I embarrassed myself at the circulation desk reading it because I kept barking out laughter. The illustrations are fantastic (same guy who illustrated "This Moose Belongs to Me", another one of my faves) and the text is spot on.
This is the kind of picture book that adults will love and kids will find hysterical. A sure win-win and one that a family could read together over and over again. Loads to look at it in the illustrations and the individual personalities of the crayons really comes through.

Bravo Mr. Daywalt!!
Profile Image for Shaikhah.
148 reviews36 followers
October 23, 2017
Very funny how the Crayons were fighting.

Short and nice, loved it. kids will enjoy it.
Profile Image for Kristin.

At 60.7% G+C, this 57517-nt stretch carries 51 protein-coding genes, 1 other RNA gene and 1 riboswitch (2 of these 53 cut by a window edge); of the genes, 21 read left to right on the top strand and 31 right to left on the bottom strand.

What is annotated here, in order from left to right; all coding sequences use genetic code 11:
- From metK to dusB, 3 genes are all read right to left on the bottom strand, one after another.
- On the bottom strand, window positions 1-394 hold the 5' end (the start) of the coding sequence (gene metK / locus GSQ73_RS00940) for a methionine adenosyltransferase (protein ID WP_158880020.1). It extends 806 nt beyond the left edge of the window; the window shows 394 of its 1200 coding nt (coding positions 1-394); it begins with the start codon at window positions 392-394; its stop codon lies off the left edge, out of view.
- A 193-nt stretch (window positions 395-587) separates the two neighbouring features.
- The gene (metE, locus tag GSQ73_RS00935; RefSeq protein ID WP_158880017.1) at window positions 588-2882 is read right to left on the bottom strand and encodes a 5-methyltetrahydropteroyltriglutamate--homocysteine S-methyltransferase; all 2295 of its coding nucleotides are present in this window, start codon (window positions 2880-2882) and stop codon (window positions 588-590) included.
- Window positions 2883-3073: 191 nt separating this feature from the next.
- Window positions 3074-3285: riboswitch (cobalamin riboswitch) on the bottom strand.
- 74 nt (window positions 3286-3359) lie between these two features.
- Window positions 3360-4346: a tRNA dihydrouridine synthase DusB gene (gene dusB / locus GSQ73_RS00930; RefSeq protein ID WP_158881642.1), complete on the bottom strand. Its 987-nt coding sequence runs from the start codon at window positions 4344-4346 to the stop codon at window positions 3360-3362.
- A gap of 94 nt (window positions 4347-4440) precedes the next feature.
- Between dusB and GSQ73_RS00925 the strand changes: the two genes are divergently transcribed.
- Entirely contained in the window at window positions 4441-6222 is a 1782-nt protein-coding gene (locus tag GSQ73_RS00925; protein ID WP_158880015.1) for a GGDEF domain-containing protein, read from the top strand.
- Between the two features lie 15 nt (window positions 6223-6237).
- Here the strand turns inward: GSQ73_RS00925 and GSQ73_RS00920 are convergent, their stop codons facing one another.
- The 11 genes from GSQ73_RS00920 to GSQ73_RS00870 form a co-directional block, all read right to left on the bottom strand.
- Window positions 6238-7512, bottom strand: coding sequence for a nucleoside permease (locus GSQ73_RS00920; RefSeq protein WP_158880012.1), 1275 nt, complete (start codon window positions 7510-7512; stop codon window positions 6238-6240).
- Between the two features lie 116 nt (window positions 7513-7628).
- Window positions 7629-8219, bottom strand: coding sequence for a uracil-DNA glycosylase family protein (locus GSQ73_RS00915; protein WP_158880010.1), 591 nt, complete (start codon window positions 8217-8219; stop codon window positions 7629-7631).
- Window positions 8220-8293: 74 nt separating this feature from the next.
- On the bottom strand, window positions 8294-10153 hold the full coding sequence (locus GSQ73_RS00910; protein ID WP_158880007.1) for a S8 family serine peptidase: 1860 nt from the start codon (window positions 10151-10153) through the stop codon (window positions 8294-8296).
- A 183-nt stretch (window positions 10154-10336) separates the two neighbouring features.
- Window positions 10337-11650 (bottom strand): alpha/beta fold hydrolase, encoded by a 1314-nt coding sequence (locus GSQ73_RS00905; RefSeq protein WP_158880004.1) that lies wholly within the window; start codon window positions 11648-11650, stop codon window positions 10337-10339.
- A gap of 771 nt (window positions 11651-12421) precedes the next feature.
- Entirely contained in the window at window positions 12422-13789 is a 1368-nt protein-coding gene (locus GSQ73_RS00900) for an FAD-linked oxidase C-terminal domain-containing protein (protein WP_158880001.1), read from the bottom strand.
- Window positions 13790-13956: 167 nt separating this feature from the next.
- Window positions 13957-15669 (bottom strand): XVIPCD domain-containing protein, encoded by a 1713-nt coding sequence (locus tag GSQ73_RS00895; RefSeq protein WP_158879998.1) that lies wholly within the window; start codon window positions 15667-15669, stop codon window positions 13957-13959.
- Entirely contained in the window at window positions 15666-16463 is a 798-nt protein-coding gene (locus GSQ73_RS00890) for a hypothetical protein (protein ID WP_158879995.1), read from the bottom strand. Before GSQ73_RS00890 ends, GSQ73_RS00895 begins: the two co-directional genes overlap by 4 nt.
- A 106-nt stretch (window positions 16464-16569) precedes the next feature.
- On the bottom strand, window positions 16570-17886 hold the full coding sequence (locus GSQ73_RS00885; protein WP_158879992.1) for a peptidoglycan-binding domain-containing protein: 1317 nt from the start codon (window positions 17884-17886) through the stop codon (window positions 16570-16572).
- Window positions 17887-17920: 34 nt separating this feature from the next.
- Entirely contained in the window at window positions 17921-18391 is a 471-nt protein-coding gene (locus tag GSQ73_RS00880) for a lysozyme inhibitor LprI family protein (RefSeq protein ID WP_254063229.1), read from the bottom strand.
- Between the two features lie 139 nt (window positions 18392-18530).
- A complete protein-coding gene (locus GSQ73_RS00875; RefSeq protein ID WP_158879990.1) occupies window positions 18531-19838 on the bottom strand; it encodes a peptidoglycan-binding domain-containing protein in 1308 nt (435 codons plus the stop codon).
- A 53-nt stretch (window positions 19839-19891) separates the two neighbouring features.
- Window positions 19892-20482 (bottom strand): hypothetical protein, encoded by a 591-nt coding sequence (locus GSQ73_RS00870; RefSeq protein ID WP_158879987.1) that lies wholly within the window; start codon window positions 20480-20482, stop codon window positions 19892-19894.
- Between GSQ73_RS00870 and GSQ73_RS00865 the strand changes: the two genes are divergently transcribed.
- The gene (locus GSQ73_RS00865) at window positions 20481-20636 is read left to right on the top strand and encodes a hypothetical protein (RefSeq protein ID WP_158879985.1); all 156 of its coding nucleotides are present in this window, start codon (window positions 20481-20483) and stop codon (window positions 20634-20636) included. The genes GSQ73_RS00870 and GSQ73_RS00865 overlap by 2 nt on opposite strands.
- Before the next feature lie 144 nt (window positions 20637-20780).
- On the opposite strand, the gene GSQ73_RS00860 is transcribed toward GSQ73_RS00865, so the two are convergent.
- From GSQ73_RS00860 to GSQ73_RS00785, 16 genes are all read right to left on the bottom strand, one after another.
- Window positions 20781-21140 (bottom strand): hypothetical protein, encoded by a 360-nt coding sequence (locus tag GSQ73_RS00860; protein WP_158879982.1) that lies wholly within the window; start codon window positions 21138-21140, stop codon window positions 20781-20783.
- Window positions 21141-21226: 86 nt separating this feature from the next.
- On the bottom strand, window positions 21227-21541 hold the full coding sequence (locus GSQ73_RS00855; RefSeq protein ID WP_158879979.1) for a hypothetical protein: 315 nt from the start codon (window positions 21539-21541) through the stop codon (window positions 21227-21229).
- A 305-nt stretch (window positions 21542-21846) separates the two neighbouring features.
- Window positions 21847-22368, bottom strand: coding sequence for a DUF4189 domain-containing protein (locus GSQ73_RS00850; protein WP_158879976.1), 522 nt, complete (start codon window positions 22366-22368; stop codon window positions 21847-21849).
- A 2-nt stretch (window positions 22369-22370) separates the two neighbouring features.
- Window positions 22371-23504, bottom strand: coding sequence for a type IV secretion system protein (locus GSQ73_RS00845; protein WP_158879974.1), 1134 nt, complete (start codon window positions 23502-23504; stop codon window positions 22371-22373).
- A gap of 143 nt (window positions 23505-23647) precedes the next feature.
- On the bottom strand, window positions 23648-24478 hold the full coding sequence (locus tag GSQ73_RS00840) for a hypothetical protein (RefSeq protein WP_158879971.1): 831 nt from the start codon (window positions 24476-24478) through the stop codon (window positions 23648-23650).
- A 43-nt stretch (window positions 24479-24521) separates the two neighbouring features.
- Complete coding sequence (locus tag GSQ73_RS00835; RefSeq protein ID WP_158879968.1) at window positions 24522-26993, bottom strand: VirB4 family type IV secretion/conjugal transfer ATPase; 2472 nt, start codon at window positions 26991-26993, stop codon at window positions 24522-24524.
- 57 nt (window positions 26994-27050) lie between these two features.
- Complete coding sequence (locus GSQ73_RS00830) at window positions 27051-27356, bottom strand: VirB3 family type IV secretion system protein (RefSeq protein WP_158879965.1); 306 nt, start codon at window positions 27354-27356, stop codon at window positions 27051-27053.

325 reviews
February 6, 2015
I don't always review books that my son brings home from the school library (unless I love or HATE them haha) but this one made the 2013 Goodreads Choice Awards and several of you have it on your "to-read" list.

First, my son and I really enjoyed the story and the illustrations; he had to examine the expressions of each crayon and discuss their moods and well as the pictures that were drawn using the crayons.

I loved the authors unique concept. So many children's books tend repeat the same themes these days.

He really got a kick out of peach crayon...and understood the humor in it.